(Worth Designer Lable 19th Century)

You can not talk about Worth Pour Homme without mentioning the historic design house of Charles Frederick Worth. The quintessential house of high fashion was in existence from the 1850’s to 1956. Its founder Charles Frederick Worth was the father of Haute Couture. An Englishman in who took Paris by storm he invented the designer label, the runway model and so many other aspects of fashion we now take for granted. He dressed the great ladies and stars of his age and married one of his models. He was the creator of the hoop skirt, the bustle and was the first designer to use the early sewing machine.

(Ball Gown, 1860’s Victoria and Albert Museum
House of Worth (French, 1858–1956)

Mr. Worth was the first superstar designer in history. Patterns for his clothes were sold all over the world and most likely Mammy used just such a pattern to run up Scarlett’s green curtain dress in “Gone With The Wind.”

(Miss Ellen’s portiers)

Among his clients were the clothes mavens of the day such as Empress Eugenie of France, Empress Elizabeth of Austria, Queen Victoria, the Astor’s, Vanderbilts, and Carnegies of New York. After his death in 1895 the design house continued until it was closed in 1956. Today the house is simply called Worth Couture and has re-introduced haute couture, lingerie and Prêt-a-Porte lines by designer Giovanni Bedin . The company got into the fragrance line in the 1920’s and has produced fragrances separate from the couture house since the 1930’s. Among these perfumes is only one for men, Worth Pour Homme.

(Empress Elizabeth of Austria 1860’s in a Worth ballgown.)

 The original formulation was created in 1932 by perfumer Odette Breil-Radius who decades later created Miss Worth. It was reintroduced in 1980 and still conjures up old world glamour and joie de vivre that can only spell P.A.R.I.S between the wars. This is a woody spicy animalic delight. It is all gentleman elegance personified in the most arresting way. It opens sharp and old school style with rosemary, nutmeg, cinnamon, a huge blast of lavender, a bit of mandarin, and a dash of petit grain and bergamot. It is sharp but not rude, old fashioned and refreshing like a cocktail at four in the afternoon at the Ritz bar in the company of a beautiful French actress all decked out in her Worth cocktail dress. It is a quick drink and then off to the middle notes.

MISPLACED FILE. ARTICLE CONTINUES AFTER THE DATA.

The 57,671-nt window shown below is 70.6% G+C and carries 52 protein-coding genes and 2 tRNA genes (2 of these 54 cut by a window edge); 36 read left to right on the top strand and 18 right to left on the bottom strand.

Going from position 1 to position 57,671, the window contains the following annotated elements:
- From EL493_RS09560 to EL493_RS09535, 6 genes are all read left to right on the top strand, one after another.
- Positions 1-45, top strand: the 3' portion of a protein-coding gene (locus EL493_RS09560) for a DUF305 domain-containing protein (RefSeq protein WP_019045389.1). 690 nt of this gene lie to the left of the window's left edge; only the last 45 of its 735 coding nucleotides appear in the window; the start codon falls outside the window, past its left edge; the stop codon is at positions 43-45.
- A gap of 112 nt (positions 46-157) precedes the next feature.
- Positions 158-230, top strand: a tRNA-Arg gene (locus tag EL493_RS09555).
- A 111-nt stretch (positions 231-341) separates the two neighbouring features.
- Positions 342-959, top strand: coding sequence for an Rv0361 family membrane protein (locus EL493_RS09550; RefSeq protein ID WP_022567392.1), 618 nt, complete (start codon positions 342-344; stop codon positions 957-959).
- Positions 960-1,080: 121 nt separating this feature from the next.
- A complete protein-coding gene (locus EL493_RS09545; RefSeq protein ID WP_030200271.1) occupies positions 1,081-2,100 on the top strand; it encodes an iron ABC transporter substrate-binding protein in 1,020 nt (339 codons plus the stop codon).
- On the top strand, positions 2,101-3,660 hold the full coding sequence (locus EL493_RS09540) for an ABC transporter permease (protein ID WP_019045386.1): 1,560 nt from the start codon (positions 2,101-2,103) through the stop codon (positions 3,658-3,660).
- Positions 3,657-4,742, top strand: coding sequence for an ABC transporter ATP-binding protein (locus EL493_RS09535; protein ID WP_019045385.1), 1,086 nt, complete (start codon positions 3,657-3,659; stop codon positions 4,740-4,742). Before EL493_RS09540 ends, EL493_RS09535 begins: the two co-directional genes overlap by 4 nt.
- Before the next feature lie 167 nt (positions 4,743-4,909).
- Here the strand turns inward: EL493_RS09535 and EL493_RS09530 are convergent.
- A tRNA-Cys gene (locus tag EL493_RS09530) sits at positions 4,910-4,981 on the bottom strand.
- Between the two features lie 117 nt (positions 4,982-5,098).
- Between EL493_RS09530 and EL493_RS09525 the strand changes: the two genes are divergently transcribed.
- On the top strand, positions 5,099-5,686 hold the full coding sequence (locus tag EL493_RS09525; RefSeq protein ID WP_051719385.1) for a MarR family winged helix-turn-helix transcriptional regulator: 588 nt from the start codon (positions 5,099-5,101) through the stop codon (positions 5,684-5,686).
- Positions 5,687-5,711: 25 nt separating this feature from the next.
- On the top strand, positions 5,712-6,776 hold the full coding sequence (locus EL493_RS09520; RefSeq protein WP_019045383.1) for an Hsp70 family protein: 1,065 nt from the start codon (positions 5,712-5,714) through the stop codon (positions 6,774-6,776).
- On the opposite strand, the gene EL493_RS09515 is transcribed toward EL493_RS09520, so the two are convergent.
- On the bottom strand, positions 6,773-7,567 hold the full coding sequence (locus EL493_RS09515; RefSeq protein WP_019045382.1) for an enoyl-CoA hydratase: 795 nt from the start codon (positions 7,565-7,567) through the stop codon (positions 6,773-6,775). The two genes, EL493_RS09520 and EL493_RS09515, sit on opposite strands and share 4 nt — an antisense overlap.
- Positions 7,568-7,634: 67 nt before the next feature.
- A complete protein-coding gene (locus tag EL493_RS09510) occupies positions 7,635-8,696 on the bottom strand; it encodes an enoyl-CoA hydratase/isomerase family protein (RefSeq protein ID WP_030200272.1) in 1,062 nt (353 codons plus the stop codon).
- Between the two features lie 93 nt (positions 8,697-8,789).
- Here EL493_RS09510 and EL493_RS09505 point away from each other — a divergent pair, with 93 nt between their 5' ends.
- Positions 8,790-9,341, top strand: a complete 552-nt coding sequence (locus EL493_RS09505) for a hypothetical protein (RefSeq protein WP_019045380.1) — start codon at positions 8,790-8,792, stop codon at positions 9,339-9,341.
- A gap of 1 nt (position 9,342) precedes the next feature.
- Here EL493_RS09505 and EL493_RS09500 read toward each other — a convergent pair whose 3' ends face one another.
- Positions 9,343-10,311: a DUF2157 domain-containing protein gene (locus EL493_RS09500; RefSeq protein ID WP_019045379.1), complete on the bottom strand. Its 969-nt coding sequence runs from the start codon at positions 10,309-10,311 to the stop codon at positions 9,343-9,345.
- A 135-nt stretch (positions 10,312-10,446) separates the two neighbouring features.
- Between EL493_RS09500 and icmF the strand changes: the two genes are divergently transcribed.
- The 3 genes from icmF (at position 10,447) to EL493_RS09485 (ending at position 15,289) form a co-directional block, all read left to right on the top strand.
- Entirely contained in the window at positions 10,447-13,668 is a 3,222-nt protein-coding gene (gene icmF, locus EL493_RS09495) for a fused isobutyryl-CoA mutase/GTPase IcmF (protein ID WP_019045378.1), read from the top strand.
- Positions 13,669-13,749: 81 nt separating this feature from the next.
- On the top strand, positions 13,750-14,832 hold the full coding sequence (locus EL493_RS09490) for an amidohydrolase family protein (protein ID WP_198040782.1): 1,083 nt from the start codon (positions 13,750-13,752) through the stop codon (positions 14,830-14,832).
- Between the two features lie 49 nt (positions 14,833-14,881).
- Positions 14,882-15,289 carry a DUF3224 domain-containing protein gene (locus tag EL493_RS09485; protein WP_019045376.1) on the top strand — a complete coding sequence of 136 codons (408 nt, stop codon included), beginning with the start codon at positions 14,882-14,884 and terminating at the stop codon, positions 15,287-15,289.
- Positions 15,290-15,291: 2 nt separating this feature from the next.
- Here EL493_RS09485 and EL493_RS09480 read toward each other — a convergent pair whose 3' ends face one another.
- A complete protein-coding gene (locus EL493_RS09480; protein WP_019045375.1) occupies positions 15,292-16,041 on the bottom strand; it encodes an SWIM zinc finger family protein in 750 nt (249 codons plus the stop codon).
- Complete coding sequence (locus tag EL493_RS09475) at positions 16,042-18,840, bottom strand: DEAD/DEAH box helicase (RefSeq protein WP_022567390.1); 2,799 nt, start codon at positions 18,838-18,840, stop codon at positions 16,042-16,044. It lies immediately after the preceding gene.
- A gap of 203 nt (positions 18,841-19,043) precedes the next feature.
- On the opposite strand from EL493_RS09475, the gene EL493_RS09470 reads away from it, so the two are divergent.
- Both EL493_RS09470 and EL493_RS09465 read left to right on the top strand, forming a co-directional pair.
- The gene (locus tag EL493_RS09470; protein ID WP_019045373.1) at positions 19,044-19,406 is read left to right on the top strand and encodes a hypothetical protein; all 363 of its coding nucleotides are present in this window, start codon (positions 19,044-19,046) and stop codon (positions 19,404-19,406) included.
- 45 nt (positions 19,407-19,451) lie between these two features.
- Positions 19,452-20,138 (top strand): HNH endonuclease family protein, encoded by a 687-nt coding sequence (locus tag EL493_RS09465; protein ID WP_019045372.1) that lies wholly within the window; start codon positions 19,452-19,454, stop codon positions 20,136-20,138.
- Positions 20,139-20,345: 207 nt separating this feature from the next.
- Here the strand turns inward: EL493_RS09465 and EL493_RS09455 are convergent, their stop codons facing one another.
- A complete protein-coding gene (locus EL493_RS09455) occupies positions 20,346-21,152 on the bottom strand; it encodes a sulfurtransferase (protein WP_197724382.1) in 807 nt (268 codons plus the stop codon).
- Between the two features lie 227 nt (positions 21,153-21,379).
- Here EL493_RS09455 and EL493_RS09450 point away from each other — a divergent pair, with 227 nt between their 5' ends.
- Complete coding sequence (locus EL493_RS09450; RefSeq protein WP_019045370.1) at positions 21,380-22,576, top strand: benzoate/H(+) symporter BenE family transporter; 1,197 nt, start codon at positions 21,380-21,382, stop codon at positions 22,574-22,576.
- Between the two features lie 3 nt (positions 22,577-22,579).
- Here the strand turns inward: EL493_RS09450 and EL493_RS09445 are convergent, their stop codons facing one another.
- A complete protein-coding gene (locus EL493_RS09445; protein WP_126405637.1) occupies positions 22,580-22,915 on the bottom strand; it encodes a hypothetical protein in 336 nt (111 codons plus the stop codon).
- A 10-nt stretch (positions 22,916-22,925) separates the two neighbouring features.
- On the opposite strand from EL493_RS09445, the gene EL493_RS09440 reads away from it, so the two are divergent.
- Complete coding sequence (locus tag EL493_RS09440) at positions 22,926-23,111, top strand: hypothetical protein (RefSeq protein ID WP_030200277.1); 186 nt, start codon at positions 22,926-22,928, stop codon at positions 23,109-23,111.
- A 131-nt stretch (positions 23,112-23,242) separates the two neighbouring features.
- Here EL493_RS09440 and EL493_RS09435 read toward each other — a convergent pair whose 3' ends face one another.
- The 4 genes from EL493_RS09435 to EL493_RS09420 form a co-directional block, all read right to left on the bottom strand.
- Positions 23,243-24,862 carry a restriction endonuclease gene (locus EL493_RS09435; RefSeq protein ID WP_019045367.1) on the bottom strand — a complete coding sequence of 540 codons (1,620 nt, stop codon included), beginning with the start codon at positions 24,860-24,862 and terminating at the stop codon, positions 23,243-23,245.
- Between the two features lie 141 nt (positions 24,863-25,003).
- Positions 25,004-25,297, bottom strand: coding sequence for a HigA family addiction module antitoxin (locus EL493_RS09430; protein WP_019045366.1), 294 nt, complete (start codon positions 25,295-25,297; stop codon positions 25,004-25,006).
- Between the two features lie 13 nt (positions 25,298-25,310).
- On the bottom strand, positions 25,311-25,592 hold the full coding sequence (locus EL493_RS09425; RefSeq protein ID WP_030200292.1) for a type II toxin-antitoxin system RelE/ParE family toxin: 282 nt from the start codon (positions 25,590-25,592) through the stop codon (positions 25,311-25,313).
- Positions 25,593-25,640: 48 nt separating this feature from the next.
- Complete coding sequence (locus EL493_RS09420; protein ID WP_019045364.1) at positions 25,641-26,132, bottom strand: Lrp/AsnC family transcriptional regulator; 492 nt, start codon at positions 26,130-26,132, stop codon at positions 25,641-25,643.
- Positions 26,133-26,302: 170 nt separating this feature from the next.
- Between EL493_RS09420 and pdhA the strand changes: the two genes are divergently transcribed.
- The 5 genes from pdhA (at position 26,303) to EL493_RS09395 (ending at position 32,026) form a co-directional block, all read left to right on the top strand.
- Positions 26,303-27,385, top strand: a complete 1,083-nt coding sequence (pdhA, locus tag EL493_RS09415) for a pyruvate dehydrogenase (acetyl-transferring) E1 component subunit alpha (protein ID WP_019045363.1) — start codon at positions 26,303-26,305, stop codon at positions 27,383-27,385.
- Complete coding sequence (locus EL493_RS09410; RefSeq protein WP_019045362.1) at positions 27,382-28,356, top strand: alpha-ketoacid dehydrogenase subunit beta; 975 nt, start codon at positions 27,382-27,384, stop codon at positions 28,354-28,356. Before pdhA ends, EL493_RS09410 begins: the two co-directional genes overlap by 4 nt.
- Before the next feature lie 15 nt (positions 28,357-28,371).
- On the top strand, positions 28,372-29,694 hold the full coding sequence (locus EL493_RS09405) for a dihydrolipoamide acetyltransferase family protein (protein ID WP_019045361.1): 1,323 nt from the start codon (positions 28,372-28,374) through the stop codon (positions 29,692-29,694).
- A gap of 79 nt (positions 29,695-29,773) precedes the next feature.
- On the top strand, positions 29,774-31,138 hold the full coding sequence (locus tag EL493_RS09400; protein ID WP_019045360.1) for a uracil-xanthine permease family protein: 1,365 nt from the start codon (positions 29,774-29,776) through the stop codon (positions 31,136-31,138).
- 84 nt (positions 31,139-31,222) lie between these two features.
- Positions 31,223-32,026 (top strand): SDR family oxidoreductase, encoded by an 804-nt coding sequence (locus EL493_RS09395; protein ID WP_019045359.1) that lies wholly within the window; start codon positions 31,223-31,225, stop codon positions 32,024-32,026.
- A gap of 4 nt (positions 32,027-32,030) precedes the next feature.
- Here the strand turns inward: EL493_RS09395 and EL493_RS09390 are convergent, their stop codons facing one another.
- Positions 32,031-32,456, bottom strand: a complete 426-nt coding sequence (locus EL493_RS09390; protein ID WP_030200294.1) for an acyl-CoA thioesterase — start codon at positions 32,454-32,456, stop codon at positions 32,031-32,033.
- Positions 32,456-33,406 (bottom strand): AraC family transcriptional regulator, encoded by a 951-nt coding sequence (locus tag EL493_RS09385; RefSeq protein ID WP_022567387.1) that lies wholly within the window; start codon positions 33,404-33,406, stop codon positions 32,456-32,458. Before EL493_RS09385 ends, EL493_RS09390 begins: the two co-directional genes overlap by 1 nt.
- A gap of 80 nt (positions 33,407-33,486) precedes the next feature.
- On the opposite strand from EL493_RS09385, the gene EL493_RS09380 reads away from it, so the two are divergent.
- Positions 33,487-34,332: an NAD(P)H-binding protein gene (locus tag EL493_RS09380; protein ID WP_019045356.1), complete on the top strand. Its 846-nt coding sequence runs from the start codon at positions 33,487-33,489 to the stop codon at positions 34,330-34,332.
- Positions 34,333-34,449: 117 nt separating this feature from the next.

(Evening dress, 1928 or 1929 Victoria and Albert Museum
House of Worth (French, 1858–1956)

(Evening dress, 1925
House of Worth (French, 1858–1956)
Silk, glass, metallic threads.)

Rich notes they are too, a wonderful blending of green notes, Brazilian rosewood, pine needles and geranium. Here very early on in the hart comes the leading base note of rich exotic leather, like the polished well worn leather of a Turkish soldier’s saddle reused in a smart leather club chair. This wonderful leather seeps into the rosewood and becomes quite “Clubby” putting one in mind of rainy late Fall afternoons in salons off the Avenue Montaigne. Kind of like an Englishman in a French salon, proper, upright but not uptight or adverse to a little naughty French fun.

(Wedding dress, 1950’s
House of Worth (French, 1858–1956)

(Evening dress, 1955
House of Worth (French, 1858–1956
satin with sequins and crystal beading.)

Towards the early part of the dry down enter the vanilla splendors of the tonka bean, washed in musky ambers, Oakmoss, and vetiver inside a cedar box lined with balsam fir. This is where one can relax into the warm comfy elegance of a really sumptuous dry down to the end.

In all it lasts about six hours, a wide range silage. Once within a six foot range the recipient nose in your vicinity will notice this fashionable classic. Not many people know of this old boy who had been strolling the block since the 1930’s so maybe it is time to take note of this stylish gentleman, Worth Pour Homme.


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